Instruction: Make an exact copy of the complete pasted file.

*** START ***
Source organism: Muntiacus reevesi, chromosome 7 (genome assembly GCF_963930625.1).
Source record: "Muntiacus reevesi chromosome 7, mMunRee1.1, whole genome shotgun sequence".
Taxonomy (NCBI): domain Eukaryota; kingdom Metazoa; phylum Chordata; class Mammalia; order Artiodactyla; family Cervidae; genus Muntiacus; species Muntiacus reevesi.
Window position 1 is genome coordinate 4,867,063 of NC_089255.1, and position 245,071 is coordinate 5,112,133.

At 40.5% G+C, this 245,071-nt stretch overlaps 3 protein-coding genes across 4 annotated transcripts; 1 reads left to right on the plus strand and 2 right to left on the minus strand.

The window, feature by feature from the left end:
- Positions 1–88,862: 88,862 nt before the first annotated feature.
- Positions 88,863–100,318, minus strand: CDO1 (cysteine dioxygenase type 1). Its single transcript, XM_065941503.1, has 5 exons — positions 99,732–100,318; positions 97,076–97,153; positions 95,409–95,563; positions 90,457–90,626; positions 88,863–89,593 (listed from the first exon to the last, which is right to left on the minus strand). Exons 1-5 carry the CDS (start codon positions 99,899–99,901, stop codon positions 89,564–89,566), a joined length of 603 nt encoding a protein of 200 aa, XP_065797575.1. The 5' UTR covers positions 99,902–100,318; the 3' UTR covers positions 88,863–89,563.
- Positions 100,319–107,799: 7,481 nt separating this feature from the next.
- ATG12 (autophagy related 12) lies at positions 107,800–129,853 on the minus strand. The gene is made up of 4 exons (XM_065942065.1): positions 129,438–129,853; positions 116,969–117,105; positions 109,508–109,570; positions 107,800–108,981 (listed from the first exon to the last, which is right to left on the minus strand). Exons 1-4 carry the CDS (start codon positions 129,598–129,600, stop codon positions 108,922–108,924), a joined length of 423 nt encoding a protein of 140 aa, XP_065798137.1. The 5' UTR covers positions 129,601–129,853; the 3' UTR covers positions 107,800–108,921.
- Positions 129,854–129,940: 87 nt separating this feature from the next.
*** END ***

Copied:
Source organism: Muntiacus reevesi, chromosome 7 (genome assembly GCF_963930625.1).
Source record: "Muntiacus reevesi chromosome 7, mMunRee1.1, whole genome shotgun sequence".
Taxonomy (NCBI): domain Eukaryota; kingdom Metazoa; phylum Chordata; class Mammalia; order Artiodactyla; family Cervidae; genus Muntiacus; species Muntiacus reevesi.
Window position 1 is genome coordinate 4,867,063 of NC_089255.1, and position 245,071 is coordinate 5,112,133.

At 40.5% G+C, this 245,071-nt stretch overlaps 3 protein-coding genes across 4 annotated transcripts; 1 reads left to right on the plus strand and 2 right to left on the minus strand.

The window, feature by feature from the left end:
- Positions 1–88,862: 88,862 nt before the first annotated feature.
- Positions 88,863–100,318, minus strand: CDO1 (cysteine dioxygenase type 1). Its single transcript, XM_065941503.1, has 5 exons — positions 99,732–100,318; positions 97,076–97,153; positions 95,409–95,563; positions 90,457–90,626; positions 88,863–89,593 (listed from the first exon to the last, which is right to left on the minus strand). Exons 1-5 carry the CDS (start codon positions 99,899–99,901, stop codon positions 89,564–89,566), a joined length of 603 nt encoding a protein of 200 aa, XP_065797575.1. The 5' UTR covers positions 99,902–100,318; the 3' UTR covers positions 88,863–89,563.
- Positions 100,319–107,799: 7,481 nt separating this feature from the next.
- ATG12 (autophagy related 12) lies at positions 107,800–129,853 on the minus strand. The gene is made up of 4 exons (XM_065942065.1): positions 129,438–129,853; positions 116,969–117,105; positions 109,508–109,570; positions 107,800–108,981 (listed from the first exon to the last, which is right to left on the minus strand). Exons 1-4 carry the CDS (start codon positions 129,598–129,600, stop codon positions 108,922–108,924), a joined length of 423 nt encoding a protein of 140 aa, XP_065798137.1. The 5' UTR covers positions 129,601–129,853; the 3' UTR covers positions 107,800–108,921.
- Positions 129,854–129,940: 87 nt separating this feature from the next.